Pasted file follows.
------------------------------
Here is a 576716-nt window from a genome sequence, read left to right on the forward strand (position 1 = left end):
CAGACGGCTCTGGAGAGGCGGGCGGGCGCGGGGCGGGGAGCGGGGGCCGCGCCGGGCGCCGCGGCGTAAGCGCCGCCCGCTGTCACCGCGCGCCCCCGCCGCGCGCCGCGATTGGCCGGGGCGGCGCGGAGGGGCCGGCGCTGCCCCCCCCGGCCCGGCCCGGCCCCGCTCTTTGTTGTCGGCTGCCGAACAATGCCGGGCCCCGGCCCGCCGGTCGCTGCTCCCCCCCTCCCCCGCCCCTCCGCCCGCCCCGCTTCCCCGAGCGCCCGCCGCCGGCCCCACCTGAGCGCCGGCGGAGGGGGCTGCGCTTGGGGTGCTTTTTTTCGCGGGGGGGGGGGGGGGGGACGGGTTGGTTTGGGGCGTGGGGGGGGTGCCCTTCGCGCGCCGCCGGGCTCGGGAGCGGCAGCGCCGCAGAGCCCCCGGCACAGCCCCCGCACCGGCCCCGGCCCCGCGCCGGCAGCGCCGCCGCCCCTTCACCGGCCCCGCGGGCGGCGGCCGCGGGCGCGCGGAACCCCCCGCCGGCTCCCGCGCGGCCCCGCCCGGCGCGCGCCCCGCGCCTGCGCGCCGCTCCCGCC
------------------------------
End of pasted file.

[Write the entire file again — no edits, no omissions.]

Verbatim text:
Here is a 576716-nt window from a genome sequence, read left to right on the forward strand (position 1 = left end):
CAGACGGCTCTGGAGAGGCGGGCGGGCGCGGGGCGGGGAGCGGGGGCCGCGCCGGGCGCCGCGGCGTAAGCGCCGCCCGCTGTCACCGCGCGCCCCCGCCGCGCGCCGCGATTGGCCGGGGCGGCGCGGAGGGGCCGGCGCTGCCCCCCCCGGCCCGGCCCGGCCCCGCTCTTTGTTGTCGGCTGCCGAACAATGCCGGGCCCCGGCCCGCCGGTCGCTGCTCCCCCCCTCCCCCGCCCCTCCGCCCGCCCCGCTTCCCCGAGCGCCCGCCGCCGGCCCCACCTGAGCGCCGGCGGAGGGGGCTGCGCTTGGGGTGCTTTTTTTCGCGGGGGGGGGGGGGGGGGACGGGTTGGTTTGGGGCGTGGGGGGGGTGCCCTTCGCGCGCCGCCGGGCTCGGGAGCGGCAGCGCCGCAGAGCCCCCGGCACAGCCCCCGCACCGGCCCCGGCCCCGCGCCGGCAGCGCCGCCGCCCCTTCACCGGCCCCGCGGGCGGCGGCCGCGGGCGCGCGGAACCCCCCGCCGGCTCCCGCGCGGCCCCGCCCGGCGCGCGCCCCGCGCCTGCGCGCCGCTCCCGCC